Amy Cragg’s Massive PR Foreshadows Big Year For U.S. Women’s Marathoning

On Sunday, Amy Cragg finished third at the Tokyo Marathon with a time of 2:21:42, slashing more than five minutes off her personal best. But given Cragg’s credentials on the roads, the time served more as an affirmation than a breakthrough. 

Her previous personal best came from her first marathon — a 2:27:03 in Los Angeles in 2011 — a time she equalled three years later at the Chicago Marathon. Since then, she has won the Olympic Trials and taken a bronze at the world championships, so while she was a 2:27 marathoner, that was almost as misleading as calling Meb a 2:08 marathoner. Sometimes accomplishments outpace the number affixed to an athlete.

But Cragg's new personal best does help quantify how strong the American women will be in the marathon this year. Her time in Tokyo put her fifth on the U.S. all-time list. Two of the four women in front of her — Shalane Flanagan and Jordan Hasay — are actively competing. 

Since 2008, no more than two American women have put up a top 60 mark on the yearly list. Cragg’s run in Tokyo guarantees that they will have at least one before the spring marathon season even begins.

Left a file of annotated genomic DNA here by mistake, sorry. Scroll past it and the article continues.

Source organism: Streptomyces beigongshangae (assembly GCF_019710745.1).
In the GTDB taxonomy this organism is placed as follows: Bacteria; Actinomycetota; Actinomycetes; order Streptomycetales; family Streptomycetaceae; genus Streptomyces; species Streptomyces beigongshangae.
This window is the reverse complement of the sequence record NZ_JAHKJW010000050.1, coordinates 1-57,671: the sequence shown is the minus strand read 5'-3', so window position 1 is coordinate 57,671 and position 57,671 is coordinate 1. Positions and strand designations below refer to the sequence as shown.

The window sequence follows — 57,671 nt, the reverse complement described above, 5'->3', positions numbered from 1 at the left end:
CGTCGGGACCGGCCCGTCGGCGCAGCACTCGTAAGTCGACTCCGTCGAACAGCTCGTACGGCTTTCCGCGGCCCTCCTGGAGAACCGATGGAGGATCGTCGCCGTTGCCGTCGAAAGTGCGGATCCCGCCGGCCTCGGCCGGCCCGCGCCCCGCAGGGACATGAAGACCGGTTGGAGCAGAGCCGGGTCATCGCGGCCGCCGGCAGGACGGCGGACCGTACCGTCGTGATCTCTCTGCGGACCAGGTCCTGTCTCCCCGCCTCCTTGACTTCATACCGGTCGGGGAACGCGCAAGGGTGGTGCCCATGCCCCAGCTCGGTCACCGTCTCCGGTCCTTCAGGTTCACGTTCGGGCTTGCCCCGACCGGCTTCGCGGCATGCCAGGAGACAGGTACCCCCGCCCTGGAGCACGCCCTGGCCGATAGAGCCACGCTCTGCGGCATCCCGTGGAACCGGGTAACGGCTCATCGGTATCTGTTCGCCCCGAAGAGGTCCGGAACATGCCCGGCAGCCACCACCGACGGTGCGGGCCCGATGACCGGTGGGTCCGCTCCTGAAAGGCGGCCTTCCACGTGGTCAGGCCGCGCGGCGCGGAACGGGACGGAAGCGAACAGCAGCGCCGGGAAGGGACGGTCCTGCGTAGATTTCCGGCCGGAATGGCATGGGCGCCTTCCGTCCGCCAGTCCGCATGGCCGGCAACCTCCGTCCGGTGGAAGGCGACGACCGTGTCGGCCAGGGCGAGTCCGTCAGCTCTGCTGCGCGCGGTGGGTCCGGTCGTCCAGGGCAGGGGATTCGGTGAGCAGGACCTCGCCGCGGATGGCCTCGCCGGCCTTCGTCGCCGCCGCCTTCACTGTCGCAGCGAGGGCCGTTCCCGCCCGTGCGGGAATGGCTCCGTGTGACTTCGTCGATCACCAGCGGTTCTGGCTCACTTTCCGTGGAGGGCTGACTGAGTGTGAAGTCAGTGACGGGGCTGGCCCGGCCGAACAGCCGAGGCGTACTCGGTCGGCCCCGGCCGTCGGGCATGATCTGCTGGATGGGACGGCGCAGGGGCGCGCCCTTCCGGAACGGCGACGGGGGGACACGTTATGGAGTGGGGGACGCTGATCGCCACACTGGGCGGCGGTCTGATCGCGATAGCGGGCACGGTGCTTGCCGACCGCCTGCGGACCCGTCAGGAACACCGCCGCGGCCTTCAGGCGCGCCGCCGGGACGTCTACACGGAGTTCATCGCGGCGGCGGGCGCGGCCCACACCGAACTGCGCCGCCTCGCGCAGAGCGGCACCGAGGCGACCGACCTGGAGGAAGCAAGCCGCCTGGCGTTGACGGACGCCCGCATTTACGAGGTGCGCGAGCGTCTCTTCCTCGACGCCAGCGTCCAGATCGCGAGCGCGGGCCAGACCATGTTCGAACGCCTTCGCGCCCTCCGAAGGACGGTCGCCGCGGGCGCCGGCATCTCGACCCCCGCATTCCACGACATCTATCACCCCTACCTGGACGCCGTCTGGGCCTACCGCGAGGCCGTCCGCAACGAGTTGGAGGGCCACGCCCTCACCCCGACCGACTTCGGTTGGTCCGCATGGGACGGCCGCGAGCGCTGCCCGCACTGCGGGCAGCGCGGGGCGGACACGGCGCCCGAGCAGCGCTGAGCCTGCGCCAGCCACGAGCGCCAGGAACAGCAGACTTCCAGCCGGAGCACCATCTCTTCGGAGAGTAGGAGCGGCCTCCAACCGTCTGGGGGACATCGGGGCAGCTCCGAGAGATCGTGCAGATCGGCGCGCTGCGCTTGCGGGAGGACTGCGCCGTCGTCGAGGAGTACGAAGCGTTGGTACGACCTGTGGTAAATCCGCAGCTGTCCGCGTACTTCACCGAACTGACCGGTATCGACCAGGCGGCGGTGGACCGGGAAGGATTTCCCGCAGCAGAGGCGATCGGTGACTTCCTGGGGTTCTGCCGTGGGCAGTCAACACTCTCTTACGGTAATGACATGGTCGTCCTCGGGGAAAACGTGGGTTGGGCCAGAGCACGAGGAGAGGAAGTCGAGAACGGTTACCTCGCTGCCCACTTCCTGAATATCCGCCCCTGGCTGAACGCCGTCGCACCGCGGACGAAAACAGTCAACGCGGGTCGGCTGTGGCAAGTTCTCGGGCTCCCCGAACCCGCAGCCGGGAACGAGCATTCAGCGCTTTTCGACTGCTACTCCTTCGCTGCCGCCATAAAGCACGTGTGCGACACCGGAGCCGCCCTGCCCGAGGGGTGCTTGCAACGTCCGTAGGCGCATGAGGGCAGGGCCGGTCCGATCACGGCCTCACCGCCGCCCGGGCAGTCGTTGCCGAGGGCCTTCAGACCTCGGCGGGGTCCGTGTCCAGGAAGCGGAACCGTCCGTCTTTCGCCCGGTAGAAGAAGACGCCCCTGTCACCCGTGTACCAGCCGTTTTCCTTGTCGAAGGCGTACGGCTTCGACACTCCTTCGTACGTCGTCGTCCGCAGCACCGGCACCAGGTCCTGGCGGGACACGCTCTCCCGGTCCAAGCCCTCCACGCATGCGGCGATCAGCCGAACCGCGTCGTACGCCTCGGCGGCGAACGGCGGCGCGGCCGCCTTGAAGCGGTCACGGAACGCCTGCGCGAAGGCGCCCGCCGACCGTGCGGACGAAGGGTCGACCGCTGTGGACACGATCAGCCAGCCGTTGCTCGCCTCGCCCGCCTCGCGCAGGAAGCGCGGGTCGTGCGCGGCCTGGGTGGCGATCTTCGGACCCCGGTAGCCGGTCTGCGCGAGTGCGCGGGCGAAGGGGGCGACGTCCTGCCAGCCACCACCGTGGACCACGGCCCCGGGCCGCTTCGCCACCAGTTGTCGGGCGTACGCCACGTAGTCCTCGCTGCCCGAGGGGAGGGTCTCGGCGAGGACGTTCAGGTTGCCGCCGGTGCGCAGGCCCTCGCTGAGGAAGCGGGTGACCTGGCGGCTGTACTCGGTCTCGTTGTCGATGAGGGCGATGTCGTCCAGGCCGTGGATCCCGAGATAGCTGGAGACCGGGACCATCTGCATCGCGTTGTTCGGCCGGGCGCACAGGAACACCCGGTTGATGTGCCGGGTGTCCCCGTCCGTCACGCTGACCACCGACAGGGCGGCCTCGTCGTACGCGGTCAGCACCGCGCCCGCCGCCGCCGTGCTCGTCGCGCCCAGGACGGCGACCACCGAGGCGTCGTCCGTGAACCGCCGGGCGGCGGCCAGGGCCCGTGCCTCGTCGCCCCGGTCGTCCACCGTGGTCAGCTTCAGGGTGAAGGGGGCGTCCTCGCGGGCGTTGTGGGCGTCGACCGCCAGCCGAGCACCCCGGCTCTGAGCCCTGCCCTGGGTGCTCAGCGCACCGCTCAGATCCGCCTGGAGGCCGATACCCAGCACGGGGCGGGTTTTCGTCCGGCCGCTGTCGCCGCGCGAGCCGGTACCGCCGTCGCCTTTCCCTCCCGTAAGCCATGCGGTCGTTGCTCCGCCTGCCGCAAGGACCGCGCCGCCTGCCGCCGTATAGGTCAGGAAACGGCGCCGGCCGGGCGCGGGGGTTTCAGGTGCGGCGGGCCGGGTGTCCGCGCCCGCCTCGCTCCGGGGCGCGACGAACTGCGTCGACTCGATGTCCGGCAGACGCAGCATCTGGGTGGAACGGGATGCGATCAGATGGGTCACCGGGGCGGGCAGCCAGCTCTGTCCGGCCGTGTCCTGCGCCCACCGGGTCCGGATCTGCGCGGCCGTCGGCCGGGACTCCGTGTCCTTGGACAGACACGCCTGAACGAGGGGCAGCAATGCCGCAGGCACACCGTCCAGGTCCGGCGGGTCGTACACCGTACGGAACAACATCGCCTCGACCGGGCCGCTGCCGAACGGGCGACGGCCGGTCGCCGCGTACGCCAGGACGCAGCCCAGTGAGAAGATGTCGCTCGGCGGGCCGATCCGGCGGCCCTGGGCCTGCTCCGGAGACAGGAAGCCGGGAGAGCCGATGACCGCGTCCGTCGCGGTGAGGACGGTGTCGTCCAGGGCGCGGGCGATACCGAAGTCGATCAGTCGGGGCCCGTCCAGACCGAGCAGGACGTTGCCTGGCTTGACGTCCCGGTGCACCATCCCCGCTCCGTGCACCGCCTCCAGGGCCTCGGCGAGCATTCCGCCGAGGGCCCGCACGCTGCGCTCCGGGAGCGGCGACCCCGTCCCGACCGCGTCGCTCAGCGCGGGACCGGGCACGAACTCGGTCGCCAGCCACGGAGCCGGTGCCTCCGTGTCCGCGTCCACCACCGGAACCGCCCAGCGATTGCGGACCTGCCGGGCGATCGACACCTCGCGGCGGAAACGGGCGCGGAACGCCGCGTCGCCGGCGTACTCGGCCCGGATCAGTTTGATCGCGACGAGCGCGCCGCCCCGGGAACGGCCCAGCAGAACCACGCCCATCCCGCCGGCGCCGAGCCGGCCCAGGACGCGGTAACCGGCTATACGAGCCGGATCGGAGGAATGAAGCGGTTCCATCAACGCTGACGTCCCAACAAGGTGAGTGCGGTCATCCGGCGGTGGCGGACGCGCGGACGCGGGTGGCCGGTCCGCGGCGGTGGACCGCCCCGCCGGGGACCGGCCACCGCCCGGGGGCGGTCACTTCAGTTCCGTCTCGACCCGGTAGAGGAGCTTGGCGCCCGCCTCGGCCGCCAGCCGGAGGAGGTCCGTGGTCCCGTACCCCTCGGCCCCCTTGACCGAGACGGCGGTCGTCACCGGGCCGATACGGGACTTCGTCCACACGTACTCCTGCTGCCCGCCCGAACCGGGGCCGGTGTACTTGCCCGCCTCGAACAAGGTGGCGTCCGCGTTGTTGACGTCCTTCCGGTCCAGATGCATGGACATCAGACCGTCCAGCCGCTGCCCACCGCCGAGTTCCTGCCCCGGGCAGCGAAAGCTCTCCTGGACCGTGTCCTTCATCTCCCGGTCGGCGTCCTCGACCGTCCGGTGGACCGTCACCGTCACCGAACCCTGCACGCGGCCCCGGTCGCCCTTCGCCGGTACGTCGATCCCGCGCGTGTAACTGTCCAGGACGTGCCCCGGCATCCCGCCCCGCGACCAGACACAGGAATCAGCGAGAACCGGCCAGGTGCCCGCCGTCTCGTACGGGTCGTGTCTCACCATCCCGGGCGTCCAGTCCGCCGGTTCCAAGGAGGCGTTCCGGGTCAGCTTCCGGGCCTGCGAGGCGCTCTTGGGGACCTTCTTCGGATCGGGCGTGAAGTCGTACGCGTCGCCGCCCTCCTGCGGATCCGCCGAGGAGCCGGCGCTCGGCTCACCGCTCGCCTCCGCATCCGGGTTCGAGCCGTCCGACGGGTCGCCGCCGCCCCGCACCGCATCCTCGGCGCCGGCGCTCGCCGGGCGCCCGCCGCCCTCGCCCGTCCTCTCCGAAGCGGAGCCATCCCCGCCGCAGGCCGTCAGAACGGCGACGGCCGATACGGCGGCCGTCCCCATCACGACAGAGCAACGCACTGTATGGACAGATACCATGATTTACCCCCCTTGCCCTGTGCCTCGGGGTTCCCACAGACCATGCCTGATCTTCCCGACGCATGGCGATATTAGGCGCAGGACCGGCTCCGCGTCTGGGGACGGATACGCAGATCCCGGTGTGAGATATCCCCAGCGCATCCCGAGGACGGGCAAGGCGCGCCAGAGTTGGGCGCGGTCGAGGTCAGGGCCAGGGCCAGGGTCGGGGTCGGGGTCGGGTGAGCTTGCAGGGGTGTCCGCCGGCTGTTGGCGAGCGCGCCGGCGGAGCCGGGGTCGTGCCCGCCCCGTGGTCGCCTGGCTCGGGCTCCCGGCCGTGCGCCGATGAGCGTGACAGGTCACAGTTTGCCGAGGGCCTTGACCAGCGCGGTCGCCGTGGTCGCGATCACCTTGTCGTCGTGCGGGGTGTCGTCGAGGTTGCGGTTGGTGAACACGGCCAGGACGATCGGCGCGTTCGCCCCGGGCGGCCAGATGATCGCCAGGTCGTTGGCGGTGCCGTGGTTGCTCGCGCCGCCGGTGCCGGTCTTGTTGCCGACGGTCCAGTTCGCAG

Number of American Women With Top 60 Marathon Times
2018 (as of February 28th)1

However, times aren’t always to best metric to demonstrate marathon success. The variability of courses and conditions makes it tough to compare performances. Cragg is a perfect example. When it comes to race selection, she’s zigged where others have zagged. She’s only raced New York once and has never run in Boston. She ran the world championships last summer when other top Americans passed on the race. 

All total, Cragg has run against Shalane Flanagan and Desiree Linden only three times in her career, the 2012 Olympic Trials, the 2016 Olympic Trials and the 2016 Olympics. She’s never raced against Huddle or Hasay in a marathon, though those two are new to the distance. 

So perhaps a better metric to assess American strength is performance is in World Marathon Majors. There, the numbers bear out that last year American women had their best year in the marathon since the World Marathon Majors series was created in 2006.  

Top-5 Finishes At World Marathon Majors By American Women
2018 (as of February 28th)1

**Tokyo became a World Marathon Major in 2013. In 2010, 2014, and 2018 there is one less opportunity to run a World Marathon Major because there are no World Championships or Olympics**

With Shalane Flanagan, Molly Huddle, Jordan Hasay, and Desiree Linden all set to race in Boston, the numbers for 2018 will surely increase in April. If most of that group races again in the fall, they could top last year's output. What is the cause of the upswing? Shalane Flanagan’s victory in New York City was an clear signal that American women could win major marathons even in this deeply competitive era, but this rise in performance isn’t confined to one person. 

The U.S. seems to be getting the benefit of having runners of overlapping eras capable of performing at a high level. The next crop of American women — led by 26-year-old Hasay — is already competing with the best in the world. At the same time, marathon veterans Flanagan (36 years old), Cragg (34), and Linden (34) haven’t seemed to slow down. In many cases they are running better than they ever have in their career.